On Valentine’s Day, my oldest daughter went ice skating with her second grade class (where one child bloodied his face, another broke a leg, and her teacher broke her wrist). Luckily my husband took off the day to go with her (and to tend to some things around the house that needed his attention). Each of the kids had classroom parties and returned home to spill out their bags of sweets and cards on the kitchen table to examine before picking out one treat to have before dinner.
The booty they brought home rivaled Halloween. So many children pass out goody bags of candy, pencils, erasers, stickers for Valentine’s Day, St. Patrick’s Day, Easter, Christmas, birthdays. I can’t help but think that the holidays lose some of their magic when they morph into differently colored versions of one another.
At this age, the kids still give everyone in their class a card or piece of candy. At this age, they may or may not pick out a special card for a friend or teacher. At this age, they haven’t quite gotten into the romantic part of the holiday and the potential heartache that come with it. At this age, they still like Valentine’s Day.
I know this will change.
Sooner than I like to admit, there will be wide-eyed infatuation and puppy love, as well as heartache and drama and tears. I remember it so well: the years I did not receive a card from the boy I liked or from the girl I thought was my friend, as well as the years when I walked hand-in-hand with someone for a few secret steps, or arm-in-arm with a “best friend.” The moments were fleeting, but they charged Valentine’s Day with hope and the beautiful fantasy of what it mean to be wanted, chosen, special.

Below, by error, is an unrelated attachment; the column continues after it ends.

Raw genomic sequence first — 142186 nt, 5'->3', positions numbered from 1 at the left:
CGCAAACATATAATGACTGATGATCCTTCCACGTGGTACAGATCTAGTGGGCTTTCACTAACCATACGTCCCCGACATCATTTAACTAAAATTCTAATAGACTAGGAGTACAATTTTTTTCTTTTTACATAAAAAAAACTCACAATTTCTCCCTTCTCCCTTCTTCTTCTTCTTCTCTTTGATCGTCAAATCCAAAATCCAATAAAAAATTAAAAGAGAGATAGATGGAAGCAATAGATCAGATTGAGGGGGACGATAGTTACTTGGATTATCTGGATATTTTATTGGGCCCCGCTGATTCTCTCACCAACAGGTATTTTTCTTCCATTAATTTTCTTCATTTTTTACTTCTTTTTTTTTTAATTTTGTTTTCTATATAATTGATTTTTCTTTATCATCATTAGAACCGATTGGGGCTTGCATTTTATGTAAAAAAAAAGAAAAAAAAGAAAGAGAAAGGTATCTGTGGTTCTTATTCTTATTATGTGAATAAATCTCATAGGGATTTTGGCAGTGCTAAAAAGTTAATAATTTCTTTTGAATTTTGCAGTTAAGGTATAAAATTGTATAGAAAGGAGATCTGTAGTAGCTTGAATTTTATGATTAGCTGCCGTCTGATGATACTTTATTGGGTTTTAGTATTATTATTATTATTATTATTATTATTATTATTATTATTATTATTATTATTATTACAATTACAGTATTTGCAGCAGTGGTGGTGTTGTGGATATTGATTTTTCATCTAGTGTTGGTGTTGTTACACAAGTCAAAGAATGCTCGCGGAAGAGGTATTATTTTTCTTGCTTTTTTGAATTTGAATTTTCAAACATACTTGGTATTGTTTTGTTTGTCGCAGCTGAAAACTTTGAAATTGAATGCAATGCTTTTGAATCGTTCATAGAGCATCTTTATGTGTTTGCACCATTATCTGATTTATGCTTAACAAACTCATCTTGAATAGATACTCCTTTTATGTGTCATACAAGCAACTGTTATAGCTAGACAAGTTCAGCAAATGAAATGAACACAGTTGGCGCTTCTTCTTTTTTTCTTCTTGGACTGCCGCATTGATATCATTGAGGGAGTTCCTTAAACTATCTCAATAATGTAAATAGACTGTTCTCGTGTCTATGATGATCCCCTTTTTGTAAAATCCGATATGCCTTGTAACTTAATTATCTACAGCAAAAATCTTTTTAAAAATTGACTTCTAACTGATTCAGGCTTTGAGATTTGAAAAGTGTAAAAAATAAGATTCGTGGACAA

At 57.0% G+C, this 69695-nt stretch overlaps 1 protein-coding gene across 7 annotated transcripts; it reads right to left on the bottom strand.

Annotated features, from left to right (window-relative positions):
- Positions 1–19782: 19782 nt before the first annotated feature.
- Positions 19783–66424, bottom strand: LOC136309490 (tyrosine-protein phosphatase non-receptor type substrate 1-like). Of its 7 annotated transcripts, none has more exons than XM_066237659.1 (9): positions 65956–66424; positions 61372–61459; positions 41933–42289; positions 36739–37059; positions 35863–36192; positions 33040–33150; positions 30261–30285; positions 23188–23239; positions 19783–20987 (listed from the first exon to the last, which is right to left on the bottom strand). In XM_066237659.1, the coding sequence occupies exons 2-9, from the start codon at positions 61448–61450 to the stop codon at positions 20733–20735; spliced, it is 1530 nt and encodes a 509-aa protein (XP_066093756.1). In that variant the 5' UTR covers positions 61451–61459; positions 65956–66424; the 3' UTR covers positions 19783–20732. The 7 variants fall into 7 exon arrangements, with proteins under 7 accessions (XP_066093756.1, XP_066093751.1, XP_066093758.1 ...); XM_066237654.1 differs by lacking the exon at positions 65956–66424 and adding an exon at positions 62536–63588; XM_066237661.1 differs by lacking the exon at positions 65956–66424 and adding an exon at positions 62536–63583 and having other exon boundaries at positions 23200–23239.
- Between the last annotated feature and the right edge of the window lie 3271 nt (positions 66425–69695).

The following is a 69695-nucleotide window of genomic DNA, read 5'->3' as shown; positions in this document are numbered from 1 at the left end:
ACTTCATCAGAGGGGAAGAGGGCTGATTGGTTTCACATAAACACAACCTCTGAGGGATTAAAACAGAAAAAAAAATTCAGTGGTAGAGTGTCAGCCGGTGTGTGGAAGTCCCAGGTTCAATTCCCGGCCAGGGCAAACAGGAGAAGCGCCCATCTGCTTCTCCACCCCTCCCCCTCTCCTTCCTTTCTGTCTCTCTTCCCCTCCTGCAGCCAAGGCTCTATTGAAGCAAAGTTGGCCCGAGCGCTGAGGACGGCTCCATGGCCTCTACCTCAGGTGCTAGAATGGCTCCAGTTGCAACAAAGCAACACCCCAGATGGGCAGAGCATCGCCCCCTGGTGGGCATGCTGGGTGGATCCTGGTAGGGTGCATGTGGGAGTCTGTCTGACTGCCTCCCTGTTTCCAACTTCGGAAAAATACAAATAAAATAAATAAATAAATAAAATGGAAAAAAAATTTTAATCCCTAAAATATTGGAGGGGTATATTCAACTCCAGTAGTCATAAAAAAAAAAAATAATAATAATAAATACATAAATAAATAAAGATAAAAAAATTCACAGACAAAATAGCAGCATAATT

I think that’s the hardest part—wanting to be special. Kids have this desire even at a young age, but they still look to their parents, teachers, or other elders to recognize them in some way. It’s when the need for approval turns to the fickle whims of their peers that even more heartache is possible—no—inevitable.
It was during the loneliest days of Junior High, that I began to write. What had begun as classroom exercises with a wonderful seventh grade teacher who insisted on in-class essays, evolved into my earliest journal writing and poetry. The essays earned praise, while the personal writing was mostly rambling pre-teen angst that I kept to myself. The important lesson for me was that in the absence of a real-life audience or peer group, I had a place to express myself…on the page.
In her new book, The Window’s Story: A Memoir, Joyce Carol Oats writes:
There are those—a blessed lot—who can experience life without the slightest glimmer of a need to add anything to it—any sort of “creative”effort; and there are those—an accursed lot?—for whom the activities of their own brains and imaginations are paramount. The world for these individuals may be infinitely rich, rewarding and seductive—but it is not paramount. The world may be interpreted as a gift, earned only if one has created something over and above the world. (You can read an excerpt here, on Scribd.com.)
She eloquently put into words one of my fears and the conflict I experience daily as I try to balance writing and life. Does writing keep me from living? Does living keep me from writing? Yes and yes, and so I teeter from side-to-side trying to celebrate and experience both. Some days are more successful than others.
My seven-year-old received a Star Wars valentine from the boy she likes. She has recycled all her valentines but that one.
And so it begins.***